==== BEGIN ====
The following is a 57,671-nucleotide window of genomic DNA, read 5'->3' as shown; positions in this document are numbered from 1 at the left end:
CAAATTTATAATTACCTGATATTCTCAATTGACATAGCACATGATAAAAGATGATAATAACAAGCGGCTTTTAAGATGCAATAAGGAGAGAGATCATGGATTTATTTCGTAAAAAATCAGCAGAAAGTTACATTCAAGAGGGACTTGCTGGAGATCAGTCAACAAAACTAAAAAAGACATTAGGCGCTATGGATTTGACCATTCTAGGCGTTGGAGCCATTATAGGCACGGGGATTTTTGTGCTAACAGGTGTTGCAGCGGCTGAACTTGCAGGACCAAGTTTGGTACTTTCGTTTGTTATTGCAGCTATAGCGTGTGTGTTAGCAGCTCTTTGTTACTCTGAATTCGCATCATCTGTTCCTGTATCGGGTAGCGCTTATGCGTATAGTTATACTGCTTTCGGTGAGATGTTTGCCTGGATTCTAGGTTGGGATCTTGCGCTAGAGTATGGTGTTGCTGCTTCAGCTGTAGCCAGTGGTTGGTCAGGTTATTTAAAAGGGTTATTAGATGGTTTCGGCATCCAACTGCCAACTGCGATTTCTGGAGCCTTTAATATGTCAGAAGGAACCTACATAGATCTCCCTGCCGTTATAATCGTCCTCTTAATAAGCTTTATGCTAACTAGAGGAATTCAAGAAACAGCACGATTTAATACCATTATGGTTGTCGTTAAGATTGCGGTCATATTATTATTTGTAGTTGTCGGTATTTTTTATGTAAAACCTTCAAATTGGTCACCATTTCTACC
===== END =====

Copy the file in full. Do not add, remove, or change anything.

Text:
The following is a 57,671-nucleotide window of genomic DNA, read 5'->3' as shown; positions in this document are numbered from 1 at the left end:
CAAATTTATAATTACCTGATATTCTCAATTGACATAGCACATGATAAAAGATGATAATAACAAGCGGCTTTTAAGATGCAATAAGGAGAGAGATCATGGATTTATTTCGTAAAAAATCAGCAGAAAGTTACATTCAAGAGGGACTTGCTGGAGATCAGTCAACAAAACTAAAAAAGACATTAGGCGCTATGGATTTGACCATTCTAGGCGTTGGAGCCATTATAGGCACGGGGATTTTTGTGCTAACAGGTGTTGCAGCGGCTGAACTTGCAGGACCAAGTTTGGTACTTTCGTTTGTTATTGCAGCTATAGCGTGTGTGTTAGCAGCTCTTTGTTACTCTGAATTCGCATCATCTGTTCCTGTATCGGGTAGCGCTTATGCGTATAGTTATACTGCTTTCGGTGAGATGTTTGCCTGGATTCTAGGTTGGGATCTTGCGCTAGAGTATGGTGTTGCTGCTTCAGCTGTAGCCAGTGGTTGGTCAGGTTATTTAAAAGGGTTATTAGATGGTTTCGGCATCCAACTGCCAACTGCGATTTCTGGAGCCTTTAATATGTCAGAAGGAACCTACATAGATCTCCCTGCCGTTATAATCGTCCTCTTAATAAGCTTTATGCTAACTAGAGGAATTCAAGAAACAGCACGATTTAATACCATTATGGTTGTCGTTAAGATTGCGGTCATATTATTATTTGTAGTTGTCGGTATTTTTTATGTAAAACCTTCAAATTGGTCACCATTTCTACC